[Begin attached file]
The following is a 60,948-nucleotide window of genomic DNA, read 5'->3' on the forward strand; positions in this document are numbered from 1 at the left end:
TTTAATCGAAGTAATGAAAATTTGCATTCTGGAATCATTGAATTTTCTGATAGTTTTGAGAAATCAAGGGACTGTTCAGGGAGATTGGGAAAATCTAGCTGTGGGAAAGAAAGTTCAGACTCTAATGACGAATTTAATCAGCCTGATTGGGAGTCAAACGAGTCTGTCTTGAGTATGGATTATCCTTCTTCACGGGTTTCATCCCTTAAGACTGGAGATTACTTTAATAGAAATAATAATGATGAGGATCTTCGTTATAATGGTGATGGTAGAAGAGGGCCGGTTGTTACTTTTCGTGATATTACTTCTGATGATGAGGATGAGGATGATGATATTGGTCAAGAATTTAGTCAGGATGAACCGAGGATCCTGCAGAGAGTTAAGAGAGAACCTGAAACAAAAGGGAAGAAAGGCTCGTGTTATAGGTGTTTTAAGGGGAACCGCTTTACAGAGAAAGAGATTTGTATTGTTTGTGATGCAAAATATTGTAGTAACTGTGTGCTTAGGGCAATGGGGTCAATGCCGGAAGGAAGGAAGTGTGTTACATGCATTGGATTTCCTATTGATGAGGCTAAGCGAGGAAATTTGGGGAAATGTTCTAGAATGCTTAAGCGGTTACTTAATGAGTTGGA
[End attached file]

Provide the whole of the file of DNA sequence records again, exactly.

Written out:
The following is a 60,948-nucleotide window of genomic DNA, read 5'->3' on the forward strand; positions in this document are numbered from 1 at the left end:
TTTAATCGAAGTAATGAAAATTTGCATTCTGGAATCATTGAATTTTCTGATAGTTTTGAGAAATCAAGGGACTGTTCAGGGAGATTGGGAAAATCTAGCTGTGGGAAAGAAAGTTCAGACTCTAATGACGAATTTAATCAGCCTGATTGGGAGTCAAACGAGTCTGTCTTGAGTATGGATTATCCTTCTTCACGGGTTTCATCCCTTAAGACTGGAGATTACTTTAATAGAAATAATAATGATGAGGATCTTCGTTATAATGGTGATGGTAGAAGAGGGCCGGTTGTTACTTTTCGTGATATTACTTCTGATGATGAGGATGAGGATGATGATATTGGTCAAGAATTTAGTCAGGATGAACCGAGGATCCTGCAGAGAGTTAAGAGAGAACCTGAAACAAAAGGGAAGAAAGGCTCGTGTTATAGGTGTTTTAAGGGGAACCGCTTTACAGAGAAAGAGATTTGTATTGTTTGTGATGCAAAATATTGTAGTAACTGTGTGCTTAGGGCAATGGGGTCAATGCCGGAAGGAAGGAAGTGTGTTACATGCATTGGATTTCCTATTGATGAGGCTAAGCGAGGAAATTTGGGGAAATGTTCTAGAATGCTTAAGCGGTTACTTAATGAGTTGGA